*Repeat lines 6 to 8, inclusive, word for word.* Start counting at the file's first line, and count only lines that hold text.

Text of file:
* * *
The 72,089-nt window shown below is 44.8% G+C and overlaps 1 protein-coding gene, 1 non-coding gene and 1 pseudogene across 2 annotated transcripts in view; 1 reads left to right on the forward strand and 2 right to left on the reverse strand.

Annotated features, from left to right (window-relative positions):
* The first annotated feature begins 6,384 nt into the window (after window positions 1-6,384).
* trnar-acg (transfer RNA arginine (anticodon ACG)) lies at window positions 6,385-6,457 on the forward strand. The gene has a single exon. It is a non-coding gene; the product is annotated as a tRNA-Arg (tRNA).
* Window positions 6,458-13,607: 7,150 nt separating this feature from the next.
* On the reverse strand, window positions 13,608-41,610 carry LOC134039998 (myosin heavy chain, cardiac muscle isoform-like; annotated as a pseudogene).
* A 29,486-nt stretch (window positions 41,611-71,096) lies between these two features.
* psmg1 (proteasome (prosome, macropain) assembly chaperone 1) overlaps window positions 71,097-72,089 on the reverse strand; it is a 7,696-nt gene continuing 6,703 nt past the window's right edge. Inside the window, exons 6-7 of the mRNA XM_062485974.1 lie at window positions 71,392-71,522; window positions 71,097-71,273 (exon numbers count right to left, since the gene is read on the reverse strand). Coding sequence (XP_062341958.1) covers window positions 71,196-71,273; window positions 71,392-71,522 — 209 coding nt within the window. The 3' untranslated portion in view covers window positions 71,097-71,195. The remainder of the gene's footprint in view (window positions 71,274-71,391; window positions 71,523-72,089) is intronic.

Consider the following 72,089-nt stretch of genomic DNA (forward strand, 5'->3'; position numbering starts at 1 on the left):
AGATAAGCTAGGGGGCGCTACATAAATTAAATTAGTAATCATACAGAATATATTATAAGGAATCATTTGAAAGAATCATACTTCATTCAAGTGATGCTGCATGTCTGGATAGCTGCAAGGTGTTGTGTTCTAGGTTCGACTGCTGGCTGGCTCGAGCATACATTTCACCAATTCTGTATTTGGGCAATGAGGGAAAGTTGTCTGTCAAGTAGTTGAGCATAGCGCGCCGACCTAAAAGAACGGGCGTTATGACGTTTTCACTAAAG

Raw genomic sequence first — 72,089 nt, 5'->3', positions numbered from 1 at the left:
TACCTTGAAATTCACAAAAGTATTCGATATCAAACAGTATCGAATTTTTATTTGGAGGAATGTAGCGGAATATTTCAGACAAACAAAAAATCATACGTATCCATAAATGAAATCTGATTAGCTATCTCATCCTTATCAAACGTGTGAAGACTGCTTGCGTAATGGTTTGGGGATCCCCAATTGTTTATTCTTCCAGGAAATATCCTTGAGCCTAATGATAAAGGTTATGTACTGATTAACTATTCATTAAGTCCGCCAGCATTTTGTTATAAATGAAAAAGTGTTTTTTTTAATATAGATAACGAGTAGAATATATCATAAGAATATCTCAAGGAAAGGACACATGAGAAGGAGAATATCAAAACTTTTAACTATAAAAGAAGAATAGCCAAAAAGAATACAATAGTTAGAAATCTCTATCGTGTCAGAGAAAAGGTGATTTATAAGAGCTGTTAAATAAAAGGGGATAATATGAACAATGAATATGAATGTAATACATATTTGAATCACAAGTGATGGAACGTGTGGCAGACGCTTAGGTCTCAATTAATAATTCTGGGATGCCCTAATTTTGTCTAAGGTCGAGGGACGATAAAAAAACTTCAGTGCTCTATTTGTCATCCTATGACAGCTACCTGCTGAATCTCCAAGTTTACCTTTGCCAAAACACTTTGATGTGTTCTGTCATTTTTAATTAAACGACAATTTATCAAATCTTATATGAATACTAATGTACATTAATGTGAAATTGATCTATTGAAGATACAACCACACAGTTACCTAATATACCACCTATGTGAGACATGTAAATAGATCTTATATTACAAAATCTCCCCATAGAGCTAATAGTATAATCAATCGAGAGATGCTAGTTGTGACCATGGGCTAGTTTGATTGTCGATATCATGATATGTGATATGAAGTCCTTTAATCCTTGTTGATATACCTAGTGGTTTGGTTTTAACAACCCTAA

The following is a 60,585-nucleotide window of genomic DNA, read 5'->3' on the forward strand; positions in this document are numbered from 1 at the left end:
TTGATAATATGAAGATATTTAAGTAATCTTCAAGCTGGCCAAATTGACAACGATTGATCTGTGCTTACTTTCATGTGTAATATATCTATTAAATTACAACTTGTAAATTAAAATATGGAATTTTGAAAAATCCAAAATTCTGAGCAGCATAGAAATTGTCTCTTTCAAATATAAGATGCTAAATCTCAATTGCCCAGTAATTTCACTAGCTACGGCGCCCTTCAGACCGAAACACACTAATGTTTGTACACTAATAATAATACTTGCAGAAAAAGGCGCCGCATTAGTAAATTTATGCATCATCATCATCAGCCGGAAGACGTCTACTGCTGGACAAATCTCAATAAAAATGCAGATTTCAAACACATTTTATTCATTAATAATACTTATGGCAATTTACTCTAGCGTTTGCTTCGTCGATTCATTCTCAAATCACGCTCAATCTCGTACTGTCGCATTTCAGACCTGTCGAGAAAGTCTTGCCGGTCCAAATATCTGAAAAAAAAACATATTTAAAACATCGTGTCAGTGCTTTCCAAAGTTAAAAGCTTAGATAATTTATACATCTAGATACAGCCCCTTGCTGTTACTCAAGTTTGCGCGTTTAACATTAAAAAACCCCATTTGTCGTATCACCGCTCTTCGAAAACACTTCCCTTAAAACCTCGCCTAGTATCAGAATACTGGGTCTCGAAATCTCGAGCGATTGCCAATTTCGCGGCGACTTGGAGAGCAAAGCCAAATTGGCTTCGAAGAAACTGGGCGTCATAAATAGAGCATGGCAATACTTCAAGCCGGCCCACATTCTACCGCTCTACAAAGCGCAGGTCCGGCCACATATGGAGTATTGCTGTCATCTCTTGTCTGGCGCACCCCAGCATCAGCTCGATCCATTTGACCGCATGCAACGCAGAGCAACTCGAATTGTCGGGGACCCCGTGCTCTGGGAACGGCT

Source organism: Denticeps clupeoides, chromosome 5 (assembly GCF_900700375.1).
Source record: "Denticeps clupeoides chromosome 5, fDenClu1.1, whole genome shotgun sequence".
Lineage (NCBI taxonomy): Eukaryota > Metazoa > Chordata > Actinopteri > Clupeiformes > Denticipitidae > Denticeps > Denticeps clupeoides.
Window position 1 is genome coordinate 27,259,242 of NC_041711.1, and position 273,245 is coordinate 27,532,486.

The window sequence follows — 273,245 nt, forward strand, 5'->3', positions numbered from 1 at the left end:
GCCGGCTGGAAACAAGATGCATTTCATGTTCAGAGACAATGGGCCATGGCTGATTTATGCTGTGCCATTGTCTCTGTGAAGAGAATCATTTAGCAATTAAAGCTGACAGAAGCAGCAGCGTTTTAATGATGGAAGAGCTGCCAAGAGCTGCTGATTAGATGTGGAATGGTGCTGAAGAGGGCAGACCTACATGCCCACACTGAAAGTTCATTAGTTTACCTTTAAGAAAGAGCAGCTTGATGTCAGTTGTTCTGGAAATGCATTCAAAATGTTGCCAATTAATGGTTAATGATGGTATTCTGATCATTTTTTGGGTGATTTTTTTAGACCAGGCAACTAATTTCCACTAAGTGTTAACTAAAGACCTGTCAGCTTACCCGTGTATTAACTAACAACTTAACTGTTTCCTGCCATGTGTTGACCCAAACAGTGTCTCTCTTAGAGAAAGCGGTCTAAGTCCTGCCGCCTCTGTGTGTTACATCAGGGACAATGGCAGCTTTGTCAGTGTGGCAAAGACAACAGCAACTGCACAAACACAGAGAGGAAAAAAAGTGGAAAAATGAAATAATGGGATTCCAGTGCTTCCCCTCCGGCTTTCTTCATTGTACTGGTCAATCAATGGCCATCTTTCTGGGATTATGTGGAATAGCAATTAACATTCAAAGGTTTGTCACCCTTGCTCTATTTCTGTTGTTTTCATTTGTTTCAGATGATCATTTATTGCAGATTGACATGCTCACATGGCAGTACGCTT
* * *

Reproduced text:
* On the reverse strand, window positions 13,608-41,610 carry LOC134039998 (myosin heavy chain, cardiac muscle isoform-like; annotated as a pseudogene).
* A 29,486-nt stretch (window positions 41,611-71,096) lies between these two features.
* psmg1 (proteasome (prosome, macropain) assembly chaperone 1) overlaps window positions 71,097-72,089 on the reverse strand; it is a 7,696-nt gene continuing 6,703 nt past the window's right edge. Inside the window, exons 6-7 of the mRNA XM_062485974.1 lie at window positions 71,392-71,522; window positions 71,097-71,273 (exon numbers count right to left, since the gene is read on the reverse strand). Coding sequence (XP_062341958.1) covers window positions 71,196-71,273; window positions 71,392-71,522 — 209 coding nt within the window. The 3' untranslated portion in view covers window positions 71,097-71,195. The remainder of the gene's footprint in view (window positions 71,274-71,391; window positions 71,523-72,089) is intronic.